Beautiful and heartbreaking are probably the two best words that could be used to describe Minari, painting a vivid picture of a family on the verge of collapse, with husband and wife slowly falling out of love for each other, grandmother on the verge of death, and son, only eight years old and living with a life-threatening heart condition, and then having that family upended, moving from California to Arkansas where they have nothing… Lee Isaac Chung directs the fuck out of this movie, and I can only imagine the emotional stakes for him in writing and directing this retelling of his own troubled youth, growing up in America with such unstable conditions. The American Dream died a long time ago for most, but for immigrants seeking a new start in the country, it is this idealistic vision of what life can be in the “land of the free”, and that only makes the fallout of the climax that much more impactful, seeing all of Jacob’s hard work over the course of the film come crumbling down. From the ashes however, it does appear that the family may be salvaged, which does offer a glimmer of hope in such a horrible moment of defeat for the whole family as the farm burns. For a movie about farm life for a Korean family in rural America, which admittedly is not the most enticing premise, this film is an absolute home run for A24, Chung, the cast, and everyone involved in it. I would also be remiss if I did not mention The House of Us, which I also just recently watched for this film festival experience (still no review up for it yet, but eventually!), as it is another Korean film that also is a family drama with a similar family dynamic, marital issues and all. If you haven’t seen it and get the opportunity to, I would recommend it as well.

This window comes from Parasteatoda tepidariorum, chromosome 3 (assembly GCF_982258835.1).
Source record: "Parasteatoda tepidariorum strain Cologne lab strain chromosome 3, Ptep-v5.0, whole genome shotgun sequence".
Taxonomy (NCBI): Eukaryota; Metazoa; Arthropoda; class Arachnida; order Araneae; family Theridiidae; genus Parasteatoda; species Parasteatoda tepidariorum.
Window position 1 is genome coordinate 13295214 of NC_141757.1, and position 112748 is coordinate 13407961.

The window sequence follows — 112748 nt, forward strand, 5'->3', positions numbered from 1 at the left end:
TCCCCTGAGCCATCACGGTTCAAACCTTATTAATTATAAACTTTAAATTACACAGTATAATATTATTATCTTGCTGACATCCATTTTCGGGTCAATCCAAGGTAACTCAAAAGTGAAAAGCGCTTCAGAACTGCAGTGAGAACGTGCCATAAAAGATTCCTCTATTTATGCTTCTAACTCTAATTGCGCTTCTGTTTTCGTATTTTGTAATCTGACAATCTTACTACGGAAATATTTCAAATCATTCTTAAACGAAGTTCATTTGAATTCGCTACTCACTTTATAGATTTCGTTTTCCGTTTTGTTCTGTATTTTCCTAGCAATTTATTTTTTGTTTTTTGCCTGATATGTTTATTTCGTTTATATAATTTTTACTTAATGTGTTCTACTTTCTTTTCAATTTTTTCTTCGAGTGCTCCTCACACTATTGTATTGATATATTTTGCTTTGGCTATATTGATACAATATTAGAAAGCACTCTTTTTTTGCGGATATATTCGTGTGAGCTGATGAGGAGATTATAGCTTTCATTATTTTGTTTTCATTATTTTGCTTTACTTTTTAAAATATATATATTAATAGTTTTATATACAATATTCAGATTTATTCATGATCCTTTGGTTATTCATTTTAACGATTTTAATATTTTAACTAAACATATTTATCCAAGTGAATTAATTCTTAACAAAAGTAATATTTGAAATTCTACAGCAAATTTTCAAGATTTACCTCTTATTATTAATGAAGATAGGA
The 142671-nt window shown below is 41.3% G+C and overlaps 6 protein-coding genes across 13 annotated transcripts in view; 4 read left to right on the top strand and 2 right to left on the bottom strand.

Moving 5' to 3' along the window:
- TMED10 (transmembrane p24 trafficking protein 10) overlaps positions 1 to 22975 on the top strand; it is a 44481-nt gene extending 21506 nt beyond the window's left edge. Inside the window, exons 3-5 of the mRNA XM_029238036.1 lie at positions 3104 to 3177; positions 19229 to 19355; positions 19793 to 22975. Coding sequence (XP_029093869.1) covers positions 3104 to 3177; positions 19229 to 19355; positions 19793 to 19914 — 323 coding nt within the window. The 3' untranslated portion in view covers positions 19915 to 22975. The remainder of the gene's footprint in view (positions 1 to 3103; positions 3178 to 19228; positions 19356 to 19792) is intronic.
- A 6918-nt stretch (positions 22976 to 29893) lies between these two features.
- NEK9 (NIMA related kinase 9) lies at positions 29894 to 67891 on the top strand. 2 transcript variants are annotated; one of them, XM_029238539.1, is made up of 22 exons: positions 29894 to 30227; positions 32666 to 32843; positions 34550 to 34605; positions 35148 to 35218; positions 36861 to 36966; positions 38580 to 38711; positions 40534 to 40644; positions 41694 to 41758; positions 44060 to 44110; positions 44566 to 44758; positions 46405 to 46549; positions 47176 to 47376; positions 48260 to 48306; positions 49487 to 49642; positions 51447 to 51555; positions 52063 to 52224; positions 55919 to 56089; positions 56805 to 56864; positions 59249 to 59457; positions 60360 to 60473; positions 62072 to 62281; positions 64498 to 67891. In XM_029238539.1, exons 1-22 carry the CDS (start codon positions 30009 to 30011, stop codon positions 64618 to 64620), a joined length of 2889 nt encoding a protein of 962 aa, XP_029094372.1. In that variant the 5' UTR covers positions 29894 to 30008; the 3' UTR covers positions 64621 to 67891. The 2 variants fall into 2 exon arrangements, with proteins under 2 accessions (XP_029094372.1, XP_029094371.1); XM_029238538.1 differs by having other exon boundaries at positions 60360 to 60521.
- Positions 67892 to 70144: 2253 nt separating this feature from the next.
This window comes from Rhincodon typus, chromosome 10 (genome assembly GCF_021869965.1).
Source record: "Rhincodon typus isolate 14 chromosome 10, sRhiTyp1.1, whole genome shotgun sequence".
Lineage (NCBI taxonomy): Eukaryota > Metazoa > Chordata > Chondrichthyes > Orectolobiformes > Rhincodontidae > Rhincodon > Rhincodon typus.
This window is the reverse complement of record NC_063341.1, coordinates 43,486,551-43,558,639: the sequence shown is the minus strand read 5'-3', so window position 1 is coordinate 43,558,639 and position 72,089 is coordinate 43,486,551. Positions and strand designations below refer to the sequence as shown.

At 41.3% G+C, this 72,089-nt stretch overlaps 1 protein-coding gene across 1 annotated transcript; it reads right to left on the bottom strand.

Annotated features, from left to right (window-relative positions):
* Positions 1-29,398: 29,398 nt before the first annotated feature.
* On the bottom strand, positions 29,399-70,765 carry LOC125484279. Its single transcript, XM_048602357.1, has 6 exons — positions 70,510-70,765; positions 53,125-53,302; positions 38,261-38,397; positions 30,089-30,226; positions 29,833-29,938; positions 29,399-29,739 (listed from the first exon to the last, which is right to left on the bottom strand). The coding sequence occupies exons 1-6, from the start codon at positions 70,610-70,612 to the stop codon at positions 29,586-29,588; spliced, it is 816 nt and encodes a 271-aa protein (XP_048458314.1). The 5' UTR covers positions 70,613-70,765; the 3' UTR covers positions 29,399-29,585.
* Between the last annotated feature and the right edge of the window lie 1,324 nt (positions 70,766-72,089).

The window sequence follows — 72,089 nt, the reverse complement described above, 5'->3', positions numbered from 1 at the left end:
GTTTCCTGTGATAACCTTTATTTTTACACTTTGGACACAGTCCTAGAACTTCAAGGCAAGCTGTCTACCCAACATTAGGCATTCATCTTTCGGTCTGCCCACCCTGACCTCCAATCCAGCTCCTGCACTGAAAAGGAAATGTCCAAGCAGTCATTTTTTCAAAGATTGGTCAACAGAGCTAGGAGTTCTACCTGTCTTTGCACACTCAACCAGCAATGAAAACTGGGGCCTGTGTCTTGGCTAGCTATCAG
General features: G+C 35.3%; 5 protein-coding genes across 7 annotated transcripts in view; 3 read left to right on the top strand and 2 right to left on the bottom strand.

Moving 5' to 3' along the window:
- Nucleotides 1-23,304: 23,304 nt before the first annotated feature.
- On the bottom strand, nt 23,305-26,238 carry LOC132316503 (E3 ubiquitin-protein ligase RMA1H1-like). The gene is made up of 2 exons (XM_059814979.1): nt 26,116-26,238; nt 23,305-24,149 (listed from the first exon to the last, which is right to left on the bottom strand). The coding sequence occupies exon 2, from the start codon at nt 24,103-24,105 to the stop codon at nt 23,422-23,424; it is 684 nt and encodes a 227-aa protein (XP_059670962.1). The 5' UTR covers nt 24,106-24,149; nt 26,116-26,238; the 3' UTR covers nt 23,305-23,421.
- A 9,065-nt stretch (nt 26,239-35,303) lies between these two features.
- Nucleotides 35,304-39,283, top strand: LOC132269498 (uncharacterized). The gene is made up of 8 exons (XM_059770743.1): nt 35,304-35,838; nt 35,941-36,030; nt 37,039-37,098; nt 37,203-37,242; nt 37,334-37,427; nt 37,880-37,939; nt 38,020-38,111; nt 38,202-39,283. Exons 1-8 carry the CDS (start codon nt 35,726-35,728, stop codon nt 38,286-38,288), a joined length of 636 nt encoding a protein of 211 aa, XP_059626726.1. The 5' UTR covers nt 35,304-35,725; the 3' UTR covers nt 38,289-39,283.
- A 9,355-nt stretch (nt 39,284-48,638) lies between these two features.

Steven Yeun in Minari (2020)